Songwriters Daltrey, Christie and Bailey celebrate Gold Badges

Nuala Calvi

The Who frontman Roger Daltrey, singer Tony Christie and comedian Bill Bailey were among the recipients of this year’s British Academy of Composers and Songwriters Gold Badge Awards, presented at the Savoy Hotel in London.

Sponsored by collection agency the Mechanical-Copyright Protection Society, the accolades highlight individuals who have made a special or lasting contribution to the British entertainment industry.

Collecting his award, Daltrey said: “I’d just like to thank all the songwriters that managed to keep me sane through a very strange life I’ve had. I’m indeed a very lucky man.”

Christie, who has been back in the charts recently with the number one hit Amarillo, said: “I was languishing in Spain because my British career was finished. A year ago my son persuaded me to come back to the UK and give it a go. He found out his name was on the will and set about to work me to death, which he’s doing.”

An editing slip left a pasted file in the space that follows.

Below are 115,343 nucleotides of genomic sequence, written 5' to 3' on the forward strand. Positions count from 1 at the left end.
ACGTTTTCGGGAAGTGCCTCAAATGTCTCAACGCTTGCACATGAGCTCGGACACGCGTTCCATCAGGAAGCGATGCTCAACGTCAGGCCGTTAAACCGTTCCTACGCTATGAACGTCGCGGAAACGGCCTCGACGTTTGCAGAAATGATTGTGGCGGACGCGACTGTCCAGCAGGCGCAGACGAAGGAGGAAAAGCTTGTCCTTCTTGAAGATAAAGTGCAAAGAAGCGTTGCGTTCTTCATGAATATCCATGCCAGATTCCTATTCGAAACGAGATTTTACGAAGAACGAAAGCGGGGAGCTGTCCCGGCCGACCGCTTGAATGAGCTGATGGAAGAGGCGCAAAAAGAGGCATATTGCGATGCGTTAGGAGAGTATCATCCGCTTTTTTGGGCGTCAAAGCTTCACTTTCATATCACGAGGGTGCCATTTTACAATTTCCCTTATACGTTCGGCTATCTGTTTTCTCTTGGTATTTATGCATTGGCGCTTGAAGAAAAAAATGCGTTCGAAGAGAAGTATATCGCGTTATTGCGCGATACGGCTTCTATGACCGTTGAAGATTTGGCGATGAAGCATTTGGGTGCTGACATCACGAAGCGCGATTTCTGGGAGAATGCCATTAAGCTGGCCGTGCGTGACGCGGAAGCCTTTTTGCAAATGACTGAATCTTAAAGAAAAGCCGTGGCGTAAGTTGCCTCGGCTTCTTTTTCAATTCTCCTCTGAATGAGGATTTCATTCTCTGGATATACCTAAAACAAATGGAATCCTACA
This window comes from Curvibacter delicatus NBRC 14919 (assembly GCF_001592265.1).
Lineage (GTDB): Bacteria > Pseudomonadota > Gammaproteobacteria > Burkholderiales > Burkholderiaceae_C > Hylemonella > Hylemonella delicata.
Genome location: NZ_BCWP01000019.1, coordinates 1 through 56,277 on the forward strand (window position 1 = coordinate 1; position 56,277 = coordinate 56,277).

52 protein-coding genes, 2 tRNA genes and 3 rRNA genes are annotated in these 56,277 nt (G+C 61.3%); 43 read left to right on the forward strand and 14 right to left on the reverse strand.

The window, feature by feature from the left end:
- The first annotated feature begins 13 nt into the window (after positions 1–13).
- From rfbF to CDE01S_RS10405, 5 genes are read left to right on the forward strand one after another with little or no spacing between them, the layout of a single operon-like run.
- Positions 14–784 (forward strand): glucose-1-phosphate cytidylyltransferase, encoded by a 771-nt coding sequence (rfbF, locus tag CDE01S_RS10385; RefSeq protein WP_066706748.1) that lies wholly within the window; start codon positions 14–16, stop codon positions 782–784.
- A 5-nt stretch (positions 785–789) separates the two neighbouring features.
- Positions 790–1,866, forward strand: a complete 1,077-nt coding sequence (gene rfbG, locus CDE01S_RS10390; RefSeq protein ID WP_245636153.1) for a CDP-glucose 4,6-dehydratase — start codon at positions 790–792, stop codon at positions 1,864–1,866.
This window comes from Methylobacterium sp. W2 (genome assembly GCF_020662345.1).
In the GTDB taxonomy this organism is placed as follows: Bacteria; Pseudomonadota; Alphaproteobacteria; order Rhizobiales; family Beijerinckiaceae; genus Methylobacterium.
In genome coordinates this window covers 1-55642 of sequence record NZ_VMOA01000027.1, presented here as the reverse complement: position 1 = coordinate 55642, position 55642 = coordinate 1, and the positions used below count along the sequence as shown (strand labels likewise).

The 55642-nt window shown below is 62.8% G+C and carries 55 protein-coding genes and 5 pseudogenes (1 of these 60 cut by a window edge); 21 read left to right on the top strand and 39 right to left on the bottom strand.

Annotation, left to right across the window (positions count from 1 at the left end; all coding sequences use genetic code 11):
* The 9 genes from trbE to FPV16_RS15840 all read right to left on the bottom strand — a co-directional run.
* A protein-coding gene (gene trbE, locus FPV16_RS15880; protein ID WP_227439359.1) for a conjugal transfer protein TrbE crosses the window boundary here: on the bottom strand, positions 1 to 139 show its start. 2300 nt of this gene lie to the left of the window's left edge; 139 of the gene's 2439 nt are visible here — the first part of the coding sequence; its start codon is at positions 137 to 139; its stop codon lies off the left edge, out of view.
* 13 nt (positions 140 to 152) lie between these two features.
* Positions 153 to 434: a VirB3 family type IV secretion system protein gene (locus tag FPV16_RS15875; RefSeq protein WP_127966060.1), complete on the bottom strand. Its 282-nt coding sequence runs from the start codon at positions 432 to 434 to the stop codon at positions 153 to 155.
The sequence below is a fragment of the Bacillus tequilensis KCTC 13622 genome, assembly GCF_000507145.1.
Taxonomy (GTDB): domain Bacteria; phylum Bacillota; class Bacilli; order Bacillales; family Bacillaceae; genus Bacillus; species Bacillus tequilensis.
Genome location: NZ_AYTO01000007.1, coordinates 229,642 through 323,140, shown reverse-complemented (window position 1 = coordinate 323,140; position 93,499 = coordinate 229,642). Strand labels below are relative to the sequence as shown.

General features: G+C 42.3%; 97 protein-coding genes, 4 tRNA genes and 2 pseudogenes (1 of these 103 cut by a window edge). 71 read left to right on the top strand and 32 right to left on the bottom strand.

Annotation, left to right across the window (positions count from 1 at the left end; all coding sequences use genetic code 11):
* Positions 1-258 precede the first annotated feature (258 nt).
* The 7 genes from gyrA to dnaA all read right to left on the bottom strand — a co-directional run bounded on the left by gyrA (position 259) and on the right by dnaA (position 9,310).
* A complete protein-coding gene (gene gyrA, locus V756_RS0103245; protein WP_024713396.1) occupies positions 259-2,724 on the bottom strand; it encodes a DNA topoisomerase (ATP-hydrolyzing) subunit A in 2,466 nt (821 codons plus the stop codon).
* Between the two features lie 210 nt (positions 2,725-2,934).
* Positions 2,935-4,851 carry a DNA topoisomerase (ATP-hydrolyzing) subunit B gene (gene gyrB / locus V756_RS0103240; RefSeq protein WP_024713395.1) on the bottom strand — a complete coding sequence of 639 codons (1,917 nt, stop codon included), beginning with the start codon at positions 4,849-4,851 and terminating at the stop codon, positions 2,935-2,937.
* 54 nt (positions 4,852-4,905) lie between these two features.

Other recipients included Irish musician Paddy Moloney, trumpet player and pianist Tony Osborne and Mike Batt, the man behind the Wombles music and the success of Katie Melua.

From next year BACS plans to film the awards ceremony in order to create a lasting record of the people it has honoured and their experiences of the entertainment industry. It is currently in talks with the University of Westminster about using television students to carry out the filming.

BACS chairman David Ferguson said: “We’d like to have a historical record of the fantastic people who get these things, not for broadcast but for an archive. We’re thinking of doing it in conjunction with students, who will film the awards and interview the recipients to build up documentary material, which we could use for educational purposes. We’d like to see the story of these people’s careers being part of a resource.

“The problem with this industry is that kids come into it with very high expectations but little understanding of how it works. This way they will actually be able to hear what it’s like and find out about people’s experiences.”

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